As a business owner, I’ve seen the ups and downs of my business this year; nothing special – it’s just business as usual. That being said, I learned a lot – both via first-hand experience and from my mentors.
Here are 5 small business lessons I learned throughout 2011 that can get you and me ready for 2012:
Related: Business Lessons Learned in 2011
1. Be lean and mean – implement the 80/20 rule
With all the pressure of the lackluster economic situation, us entrepreneurs – both online and off line – need to use all the creativity we have to improve the profitability of our businesses. One of the ways is by being lean and mean.
I run multiple websites, and throughout 2011, I have only managed to add several new web businesses – mostly blogs – and have sold – even simply threw away some websites I have – to keep my costs down and free my time to take on the most important; indeed, I am practicing Pareto’s law (or the infamous 80/20 rule.)
I “remove” 80 percent of my web properties to focus on the top 20 percent, to free 80 percent of resources to take on new, more lucrative business opportunities.
The above results in a much leaner business, focusing on the “cash cows” and high-potential websites, instead of mingling with the never ending work of website management.
I also focus on bringing more business functions to the cloud in 2012. With cloud apps and services available today, I want to stop relying on my on-premise devices and equipment so that I can truly work whenever, wherever I want.
2. Develop win-win partnership
Throughout 2011, I’ve just discovered that forming a mutually beneficial partnership is truly the way to go. I used to outsource only; I never really partner with anyone. That has changed early this year and throughout 2011, such partnership has boosted my business profits by a whopping 100 percent – all thanks to my business partners.
Blogs-wise, partnering with guest authors has proven to be effective and efficient in growing my blog sites as a business; guest authors get exposure, I get quality content – something that is highly valued today (with the Google Panda updates and such…)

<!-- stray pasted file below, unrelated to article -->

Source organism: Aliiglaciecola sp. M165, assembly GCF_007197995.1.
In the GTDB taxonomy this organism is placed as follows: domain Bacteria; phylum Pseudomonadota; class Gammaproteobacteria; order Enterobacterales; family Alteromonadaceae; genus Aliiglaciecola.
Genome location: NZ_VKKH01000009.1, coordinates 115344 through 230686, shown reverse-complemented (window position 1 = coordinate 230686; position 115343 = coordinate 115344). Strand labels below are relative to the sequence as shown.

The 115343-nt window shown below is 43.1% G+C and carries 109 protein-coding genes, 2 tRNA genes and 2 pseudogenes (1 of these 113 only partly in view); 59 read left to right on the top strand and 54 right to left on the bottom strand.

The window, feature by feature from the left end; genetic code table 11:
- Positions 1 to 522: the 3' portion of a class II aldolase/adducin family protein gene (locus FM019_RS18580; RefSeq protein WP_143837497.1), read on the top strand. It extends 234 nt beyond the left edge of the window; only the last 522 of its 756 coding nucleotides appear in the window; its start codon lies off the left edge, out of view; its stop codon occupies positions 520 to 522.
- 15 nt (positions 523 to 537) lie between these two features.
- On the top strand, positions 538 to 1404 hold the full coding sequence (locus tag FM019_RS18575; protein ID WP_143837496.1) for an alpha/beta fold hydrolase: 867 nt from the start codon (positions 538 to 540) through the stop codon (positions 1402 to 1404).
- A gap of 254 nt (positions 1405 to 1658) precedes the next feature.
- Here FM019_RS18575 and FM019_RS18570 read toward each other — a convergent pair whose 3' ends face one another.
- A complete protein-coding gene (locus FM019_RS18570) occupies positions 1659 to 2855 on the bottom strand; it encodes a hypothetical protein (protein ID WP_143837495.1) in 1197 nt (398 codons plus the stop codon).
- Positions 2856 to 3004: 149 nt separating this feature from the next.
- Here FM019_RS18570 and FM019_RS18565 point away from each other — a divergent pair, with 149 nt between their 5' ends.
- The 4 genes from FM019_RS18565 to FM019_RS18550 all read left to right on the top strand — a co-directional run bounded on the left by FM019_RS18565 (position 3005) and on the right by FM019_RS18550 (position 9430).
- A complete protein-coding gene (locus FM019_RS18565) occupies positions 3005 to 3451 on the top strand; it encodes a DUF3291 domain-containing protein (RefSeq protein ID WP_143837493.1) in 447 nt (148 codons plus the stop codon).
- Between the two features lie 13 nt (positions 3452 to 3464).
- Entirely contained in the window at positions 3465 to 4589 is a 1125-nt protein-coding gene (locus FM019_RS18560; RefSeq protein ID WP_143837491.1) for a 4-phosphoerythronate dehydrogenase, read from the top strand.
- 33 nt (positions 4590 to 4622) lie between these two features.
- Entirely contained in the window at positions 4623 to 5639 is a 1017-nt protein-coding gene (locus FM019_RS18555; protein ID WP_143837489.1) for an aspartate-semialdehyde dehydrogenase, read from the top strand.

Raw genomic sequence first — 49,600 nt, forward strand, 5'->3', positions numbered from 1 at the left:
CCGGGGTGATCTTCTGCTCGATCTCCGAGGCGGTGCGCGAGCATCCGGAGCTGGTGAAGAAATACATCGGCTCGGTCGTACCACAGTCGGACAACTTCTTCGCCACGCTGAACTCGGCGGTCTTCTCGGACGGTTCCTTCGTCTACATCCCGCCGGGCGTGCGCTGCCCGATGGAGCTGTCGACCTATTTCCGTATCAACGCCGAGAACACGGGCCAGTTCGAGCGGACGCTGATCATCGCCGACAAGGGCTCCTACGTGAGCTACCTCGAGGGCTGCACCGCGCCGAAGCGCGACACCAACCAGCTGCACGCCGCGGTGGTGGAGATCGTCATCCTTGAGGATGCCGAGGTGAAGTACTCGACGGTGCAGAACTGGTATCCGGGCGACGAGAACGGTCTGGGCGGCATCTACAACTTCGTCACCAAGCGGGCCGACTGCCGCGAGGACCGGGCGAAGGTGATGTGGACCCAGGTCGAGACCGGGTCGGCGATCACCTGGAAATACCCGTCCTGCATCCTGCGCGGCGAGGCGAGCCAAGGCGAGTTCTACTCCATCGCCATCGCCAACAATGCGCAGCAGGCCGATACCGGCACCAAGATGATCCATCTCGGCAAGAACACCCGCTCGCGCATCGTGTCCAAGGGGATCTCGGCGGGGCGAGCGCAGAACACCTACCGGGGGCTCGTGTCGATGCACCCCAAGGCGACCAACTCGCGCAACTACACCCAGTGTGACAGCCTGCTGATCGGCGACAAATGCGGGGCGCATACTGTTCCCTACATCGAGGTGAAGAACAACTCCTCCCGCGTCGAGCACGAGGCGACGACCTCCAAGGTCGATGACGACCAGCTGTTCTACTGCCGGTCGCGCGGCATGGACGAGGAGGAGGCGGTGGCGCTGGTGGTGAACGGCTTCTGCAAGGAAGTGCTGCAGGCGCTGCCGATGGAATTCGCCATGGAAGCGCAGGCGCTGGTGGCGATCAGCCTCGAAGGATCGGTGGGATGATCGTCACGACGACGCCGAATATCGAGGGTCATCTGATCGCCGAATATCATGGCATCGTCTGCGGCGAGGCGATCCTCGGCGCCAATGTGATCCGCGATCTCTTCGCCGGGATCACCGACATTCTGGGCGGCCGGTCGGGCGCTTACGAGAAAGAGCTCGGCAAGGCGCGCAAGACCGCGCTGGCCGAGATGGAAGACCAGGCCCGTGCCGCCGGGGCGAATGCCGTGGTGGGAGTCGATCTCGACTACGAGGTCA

I see non-monetary partnership works the best as both have motives beyond money; link exchanges, service exchanges, etc. – ever bartering services (i.e. I build you site, you give me ad spots) are effective in delivering results in the most cost-effective ways.
3. Challenge the “norm”
Best practices are great, but at times, challenges the “normal” ways to do business prove to be game changing. Even more, you need to challenge your own “norms” in doing business. Those are essential in navigating your business to the right direction, instead of insisting on doing what you think is right.
Doing things differently doesn’t mean that you need to reinvent the wheel. Challenging the norms mean that you need to do creative things that can bring the best out of you, instead of following rules, rules and rules – like those preached by Seth Godin, Malcolm Gladwell, Tim Ferriss and other revolutionary people.
4. Do things right – give back
As a business, you need to somehow get involved in non-profit activities. Yes, doing so and let others know will get your business noticed, but that’s just the tip of the iceberg. What’s more important is that as a business owner – either online or off line – you have the responsibility to give back
You see, you are more fortunate than most and although you claim that all the credit should go to your way, you need to realize that your success is not because of you alone; your clients, employees, local chamber of commerce, etc. are the real stakeholders of your business; your business is no good without them, don’t you think?
Somehow, doing so, your entrepreneurial journey would be more meaningful; just ask Bill Gates:
“We can make market forces work better for the poor if we can develop a more creative capitalism.”
We might not have access to resources like Bill Gates, but we can do what we can to make a difference – even in our making money endeavours.
5. Don’t sweat the small stuffs
If you are working at home like I do, here’s one great advice from Business on Main’s article, Business Lessons Learned in 2011:
“I’ve learned this year not to take on too much work. I have an 18-month-old little boy who is taking up a lot of what used to be my ‘work from home’ time. Rather than stressing about all the stuff that’s not getting done, this year I made it a priority to try and ignore the small stuff, understanding that, if left alone, none of these non-actions would cause the company to go down the drain anyway.”
– Adam Koos, Libertas Wealth Management Group
Amen to that – I also have little kids and I work at home… so, that advice is a spot-on! In 2011, I’m always easily bothered by the small stuffs not done right. To me, doing things wrong in those small stuffs would disrupt my business. But as I, again, trying to implement the 80/20 rule I mentioned above on No.1, I start to see that those small stuffs won’t even do anything to my business.
For 2012, I am ready to focus on the big picture and don’t sweat the little, meaningless things.
More small business lessons for 2012
For more insightful lessons learned in 2011 to get you prepared for 2012, check out this article:
I’m ready for 2012 – are you?
Image: margolove / Flickr
Disclaimer: I receive incentives to share my views on this particular blog post, but all of the opinions are my own. My blog is a part of an online influencer network for Business on Main.